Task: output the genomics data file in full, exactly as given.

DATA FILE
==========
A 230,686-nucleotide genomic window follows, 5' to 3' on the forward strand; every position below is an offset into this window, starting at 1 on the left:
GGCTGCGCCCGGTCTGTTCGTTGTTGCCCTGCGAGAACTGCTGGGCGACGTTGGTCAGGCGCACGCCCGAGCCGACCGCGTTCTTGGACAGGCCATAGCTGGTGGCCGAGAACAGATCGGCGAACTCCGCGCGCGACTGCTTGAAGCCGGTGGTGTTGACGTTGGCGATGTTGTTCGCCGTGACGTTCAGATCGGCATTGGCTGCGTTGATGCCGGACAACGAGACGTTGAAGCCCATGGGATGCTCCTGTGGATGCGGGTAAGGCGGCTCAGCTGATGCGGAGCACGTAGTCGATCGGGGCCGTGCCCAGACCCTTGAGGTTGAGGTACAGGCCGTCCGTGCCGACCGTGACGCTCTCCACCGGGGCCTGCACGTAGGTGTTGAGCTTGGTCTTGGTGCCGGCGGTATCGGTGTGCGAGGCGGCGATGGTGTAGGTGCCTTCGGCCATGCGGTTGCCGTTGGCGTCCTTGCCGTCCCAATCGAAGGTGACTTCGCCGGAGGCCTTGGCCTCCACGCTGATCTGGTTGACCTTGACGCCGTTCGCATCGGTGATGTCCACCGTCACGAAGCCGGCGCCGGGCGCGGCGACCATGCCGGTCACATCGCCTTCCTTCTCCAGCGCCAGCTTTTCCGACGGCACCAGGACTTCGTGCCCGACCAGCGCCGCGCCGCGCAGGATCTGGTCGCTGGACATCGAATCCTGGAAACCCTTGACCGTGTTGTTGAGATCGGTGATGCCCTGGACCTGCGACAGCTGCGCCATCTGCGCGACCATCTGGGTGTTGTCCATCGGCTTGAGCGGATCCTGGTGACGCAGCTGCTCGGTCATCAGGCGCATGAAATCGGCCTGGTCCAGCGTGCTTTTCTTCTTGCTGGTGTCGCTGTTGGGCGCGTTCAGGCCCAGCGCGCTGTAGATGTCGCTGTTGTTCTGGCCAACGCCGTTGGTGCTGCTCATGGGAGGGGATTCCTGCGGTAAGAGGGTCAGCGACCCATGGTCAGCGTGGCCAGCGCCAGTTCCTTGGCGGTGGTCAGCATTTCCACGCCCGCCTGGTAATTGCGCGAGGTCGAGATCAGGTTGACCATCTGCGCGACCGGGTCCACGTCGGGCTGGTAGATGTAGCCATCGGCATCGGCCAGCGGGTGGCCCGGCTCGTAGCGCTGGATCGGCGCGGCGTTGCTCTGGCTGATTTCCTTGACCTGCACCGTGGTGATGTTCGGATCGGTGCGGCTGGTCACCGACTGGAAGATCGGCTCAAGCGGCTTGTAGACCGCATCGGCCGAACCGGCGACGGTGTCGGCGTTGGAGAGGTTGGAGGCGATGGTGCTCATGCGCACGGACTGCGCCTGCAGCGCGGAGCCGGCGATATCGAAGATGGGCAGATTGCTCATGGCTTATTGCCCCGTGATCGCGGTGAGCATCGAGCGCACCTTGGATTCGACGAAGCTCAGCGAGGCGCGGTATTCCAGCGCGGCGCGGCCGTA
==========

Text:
A 230,686-nucleotide genomic window follows, 5' to 3' on the forward strand; every position below is an offset into this window, starting at 1 on the left:
GGCTGCGCCCGGTCTGTTCGTTGTTGCCCTGCGAGAACTGCTGGGCGACGTTGGTCAGGCGCACGCCCGAGCCGACCGCGTTCTTGGACAGGCCATAGCTGGTGGCCGAGAACAGATCGGCGAACTCCGCGCGCGACTGCTTGAAGCCGGTGGTGTTGACGTTGGCGATGTTGTTCGCCGTGACGTTCAGATCGGCATTGGCTGCGTTGATGCCGGACAACGAGACGTTGAAGCCCATGGGATGCTCCTGTGGATGCGGGTAAGGCGGCTCAGCTGATGCGGAGCACGTAGTCGATCGGGGCCGTGCCCAGACCCTTGAGGTTGAGGTACAGGCCGTCCGTGCCGACCGTGACGCTCTCCACCGGGGCCTGCACGTAGGTGTTGAGCTTGGTCTTGGTGCCGGCGGTATCGGTGTGCGAGGCGGCGATGGTGTAGGTGCCTTCGGCCATGCGGTTGCCGTTGGCGTCCTTGCCGTCCCAATCGAAGGTGACTTCGCCGGAGGCCTTGGCCTCCACGCTGATCTGGTTGACCTTGACGCCGTTCGCATCGGTGATGTCCACCGTCACGAAGCCGGCGCCGGGCGCGGCGACCATGCCGGTCACATCGCCTTCCTTCTCCAGCGCCAGCTTTTCCGACGGCACCAGGACTTCGTGCCCGACCAGCGCCGCGCCGCGCAGGATCTGGTCGCTGGACATCGAATCCTGGAAACCCTTGACCGTGTTGTTGAGATCGGTGATGCCCTGGACCTGCGACAGCTGCGCCATCTGCGCGACCATCTGGGTGTTGTCCATCGGCTTGAGCGGATCCTGGTGACGCAGCTGCTCGGTCATCAGGCGCATGAAATCGGCCTGGTCCAGCGTGCTTTTCTTCTTGCTGGTGTCGCTGTTGGGCGCGTTCAGGCCCAGCGCGCTGTAGATGTCGCTGTTGTTCTGGCCAACGCCGTTGGTGCTGCTCATGGGAGGGGATTCCTGCGGTAAGAGGGTCAGCGACCCATGGTCAGCGTGGCCAGCGCCAGTTCCTTGGCGGTGGTCAGCATTTCCACGCCCGCCTGGTAATTGCGCGAGGTCGAGATCAGGTTGACCATCTGCGCGACCGGGTCCACGTCGGGCTGGTAGATGTAGCCATCGGCATCGGCCAGCGGGTGGCCCGGCTCGTAGCGCTGGATCGGCGCGGCGTTGCTCTGGCTGATTTCCTTGACCTGCACCGTGGTGATGTTCGGATCGGTGCGGCTGGTCACCGACTGGAAGATCGGCTCAAGCGGCTTGTAGACCGCATCGGCCGAACCGGCGACGGTGTCGGCGTTGGAGAGGTTGGAGGCGATGGTGCTCATGCGCACGGACTGCGCCTGCAGCGCGGAGCCGGCGATATCGAAGATGGGCAGATTGCTCATGGCTTATTGCCCCGTGATCGCGGTGAGCATCGAGCGCACCTTGGATTCGACGAAGCTCAGCGAGGCGCGGTATTCCAGCGCGGCGCGGCCGTA